- The Washington Times - Saturday, July 31, 2004

“Glory Days” is the unofficial theme song for the liberals of the Baby Boomer generation. Everyone from Michael Moore to John Kerry is working diligently to bring the pervasive spirits of pessimism, mistrust and disillusionment that dominated their years on college campuses to the forefront of the university scene once more.

College professors have heard their leaders’ battle cries and rallied to fight for the cause. This is, of course, the only sort of fight in which they will ever take part. Professors are ready and willing to do their part to advance this plague of dissatisfaction. As a college student, I am sickened by the stories of radical left professors pushing their hateful, anti-American views on their students. In my American history class, my professor’s every mention of the Bush administration was prefaced with “The Regime.” The president of the United States, no matter his political affiliations, never deserves to be placed in the same category as real regime leaders like Adolf Hitler or Josef Stalin.

Many professors and administrators uninterested in objective or balanced education for their students or in sparking intellectual debate in the classroom.

They would rather sit in their comfortable, air-conditioned offices and try to remember their days as campus crazies — that is, if they can. It is hoped their prodigious drug use didn’t burn up too many brain cells.

The current crop of college faculty are the same men and women who accused the U.S. leadership of being “warmongers” while their peers were being killed and tortured in North Vietnamese prisoner-of-war camps.

Oh, how history repeats itself. The same people who denounced pro-democracy policies during Vietnam are once again weeping and gnashing their teeth. The Bush administration’s commitment to protecting America has drawn outcries from liberal pundits unparalleled in our history.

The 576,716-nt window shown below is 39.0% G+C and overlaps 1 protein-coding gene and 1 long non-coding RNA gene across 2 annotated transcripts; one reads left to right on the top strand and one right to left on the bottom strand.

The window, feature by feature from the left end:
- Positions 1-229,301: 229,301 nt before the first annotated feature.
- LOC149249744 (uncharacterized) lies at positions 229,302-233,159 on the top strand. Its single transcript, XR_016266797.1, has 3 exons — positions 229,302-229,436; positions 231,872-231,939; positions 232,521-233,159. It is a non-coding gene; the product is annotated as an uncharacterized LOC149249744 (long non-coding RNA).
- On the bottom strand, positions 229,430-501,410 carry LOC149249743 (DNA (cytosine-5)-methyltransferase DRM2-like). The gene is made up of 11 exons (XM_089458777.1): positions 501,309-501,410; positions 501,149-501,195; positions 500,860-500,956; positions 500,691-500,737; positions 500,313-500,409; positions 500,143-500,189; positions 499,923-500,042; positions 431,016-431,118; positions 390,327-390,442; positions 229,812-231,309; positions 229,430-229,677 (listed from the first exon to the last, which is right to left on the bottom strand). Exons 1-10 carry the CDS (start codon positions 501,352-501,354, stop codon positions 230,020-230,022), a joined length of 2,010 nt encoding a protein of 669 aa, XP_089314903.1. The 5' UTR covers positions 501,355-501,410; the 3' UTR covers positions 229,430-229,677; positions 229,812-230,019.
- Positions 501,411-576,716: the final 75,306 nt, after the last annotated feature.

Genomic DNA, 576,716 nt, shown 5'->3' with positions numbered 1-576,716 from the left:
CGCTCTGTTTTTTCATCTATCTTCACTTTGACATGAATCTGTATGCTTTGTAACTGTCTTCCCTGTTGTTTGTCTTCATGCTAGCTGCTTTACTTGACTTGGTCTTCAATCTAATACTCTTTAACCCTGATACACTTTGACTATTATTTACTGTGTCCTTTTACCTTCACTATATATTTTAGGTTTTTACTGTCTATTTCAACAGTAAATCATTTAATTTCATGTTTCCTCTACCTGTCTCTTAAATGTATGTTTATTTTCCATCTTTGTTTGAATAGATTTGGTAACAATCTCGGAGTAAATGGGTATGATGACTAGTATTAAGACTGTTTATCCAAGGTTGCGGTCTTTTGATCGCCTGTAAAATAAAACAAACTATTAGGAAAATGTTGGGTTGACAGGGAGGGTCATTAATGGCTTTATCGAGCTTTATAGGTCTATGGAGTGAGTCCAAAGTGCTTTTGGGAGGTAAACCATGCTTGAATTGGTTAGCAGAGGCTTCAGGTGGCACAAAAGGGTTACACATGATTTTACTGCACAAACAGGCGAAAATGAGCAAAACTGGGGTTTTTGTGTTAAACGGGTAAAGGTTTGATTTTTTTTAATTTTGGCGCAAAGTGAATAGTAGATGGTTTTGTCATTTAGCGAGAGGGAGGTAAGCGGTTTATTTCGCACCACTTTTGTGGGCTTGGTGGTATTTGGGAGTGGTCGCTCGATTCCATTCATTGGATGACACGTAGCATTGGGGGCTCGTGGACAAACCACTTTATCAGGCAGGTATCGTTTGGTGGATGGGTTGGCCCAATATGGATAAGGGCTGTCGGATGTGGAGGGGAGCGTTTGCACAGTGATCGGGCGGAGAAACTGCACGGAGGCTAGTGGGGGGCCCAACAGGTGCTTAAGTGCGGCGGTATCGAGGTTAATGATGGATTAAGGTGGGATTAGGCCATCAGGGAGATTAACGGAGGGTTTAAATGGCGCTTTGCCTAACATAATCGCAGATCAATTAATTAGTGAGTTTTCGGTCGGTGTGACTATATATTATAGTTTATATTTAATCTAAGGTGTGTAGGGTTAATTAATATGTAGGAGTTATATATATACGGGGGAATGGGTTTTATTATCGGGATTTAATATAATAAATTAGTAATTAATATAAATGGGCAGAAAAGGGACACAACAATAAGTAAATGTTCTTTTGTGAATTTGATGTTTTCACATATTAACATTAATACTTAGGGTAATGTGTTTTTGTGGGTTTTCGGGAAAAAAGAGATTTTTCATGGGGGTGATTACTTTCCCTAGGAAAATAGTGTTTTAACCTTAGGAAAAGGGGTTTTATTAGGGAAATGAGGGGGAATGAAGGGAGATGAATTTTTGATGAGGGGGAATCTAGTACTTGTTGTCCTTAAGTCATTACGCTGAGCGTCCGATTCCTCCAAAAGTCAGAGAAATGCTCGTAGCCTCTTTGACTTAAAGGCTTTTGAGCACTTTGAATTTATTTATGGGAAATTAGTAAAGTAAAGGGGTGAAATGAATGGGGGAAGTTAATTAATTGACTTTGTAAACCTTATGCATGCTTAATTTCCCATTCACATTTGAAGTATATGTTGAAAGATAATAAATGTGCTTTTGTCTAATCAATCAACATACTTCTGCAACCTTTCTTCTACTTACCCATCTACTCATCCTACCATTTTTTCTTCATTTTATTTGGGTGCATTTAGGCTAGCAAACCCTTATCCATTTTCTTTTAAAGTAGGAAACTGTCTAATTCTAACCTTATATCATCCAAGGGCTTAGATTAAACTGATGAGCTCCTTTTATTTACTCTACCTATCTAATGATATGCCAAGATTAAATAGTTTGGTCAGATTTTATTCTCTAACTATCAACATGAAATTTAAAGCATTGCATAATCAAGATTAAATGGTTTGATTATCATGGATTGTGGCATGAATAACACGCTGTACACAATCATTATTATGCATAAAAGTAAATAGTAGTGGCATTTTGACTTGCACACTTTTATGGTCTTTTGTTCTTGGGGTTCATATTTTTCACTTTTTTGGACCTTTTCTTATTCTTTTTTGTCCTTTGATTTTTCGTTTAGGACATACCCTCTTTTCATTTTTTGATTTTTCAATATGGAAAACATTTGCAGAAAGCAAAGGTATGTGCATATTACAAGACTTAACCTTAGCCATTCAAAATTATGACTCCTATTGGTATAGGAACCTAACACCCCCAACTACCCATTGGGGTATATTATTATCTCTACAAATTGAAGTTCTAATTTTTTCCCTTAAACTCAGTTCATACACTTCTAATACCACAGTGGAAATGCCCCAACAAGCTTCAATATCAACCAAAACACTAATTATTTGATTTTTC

If college students didn’t hear about the left’s objections to the war on TV, radio or in the plethora of newspapers on campus, our professors have been solidly committed to preaching their views on the whole matter.

They long to mold the current generation of college students into the army of antiwar protesters they once were. Quick. Get the Bob Dylan albums out and make sure to buy a tie-dye kit. Surely, they believe, we would love to have the college experience they had. I, for one, definitely think the pot smoke haze that was the 1960s and ‘70s is among America’s finest moments. The left’s desire to recreate a nation of blubbering ingrates is truly astounding.

This dedication to promoting anti-American ideology has been a trademark of the liberal Boomers. Their mantras include every bit of reasoning once considered treasonous and cowardly. Run from war. Peace, and love yourself around Woodstock while men are dying. Dodge the draft and cloak yourself in the flag — just make sure it’s not one you plan to set on fire. Don’t fight, write. Write any and all the anti-American propaganda you can come up with. Or, in Michael Moore’s case, produce a fiction-portrayed-as-fact documentary and stuff your face with jelly doughnuts in hopes of being declared unfit for military duty.

They honestly believe it takes more courage to protest on the National Mall, while troops, the very ones they hate, protect their First Amendment Right to Assembly than to go overseas and fight for those freedoms.

My main source of amazement in the Boomer generation is that they are the children of the Greatest Generation. How does a significant number of a monolithic group veer so far off course? They have replaced loyalty and pride in America with singing the praises of the ever-cowardly French and declaring the policies of Germany, the nation responsible for the greatest atrocity in human history, superior to ours. While they denounce America, people fight and die for the country they love to hate.

Fortunately, my generation is tuning out the bunk they try to force-feed us everyday. We are returning to the principles that have made this country great for more than 200 years. Instead of spitting on our brave soldiers when they return from combat, we create organizations that send care packages and pieces of home to them. We, too, protest but it’s to condemn the liberal media’s searing portrayals of our country and its leadership. We will not allow freedom’s cause to get a bad rap in the press.

So, while the liberal Boomers continue throwing the temper tantrums they always do, my generation continues to fight and die for America and for the “Glory Days” yet to come.

RACHEL PARKER

Ms. Parker is a junior at the University of Alabama and is currently interning at the Clare

Boothe Luce Policy Institute in Herndon, Va.


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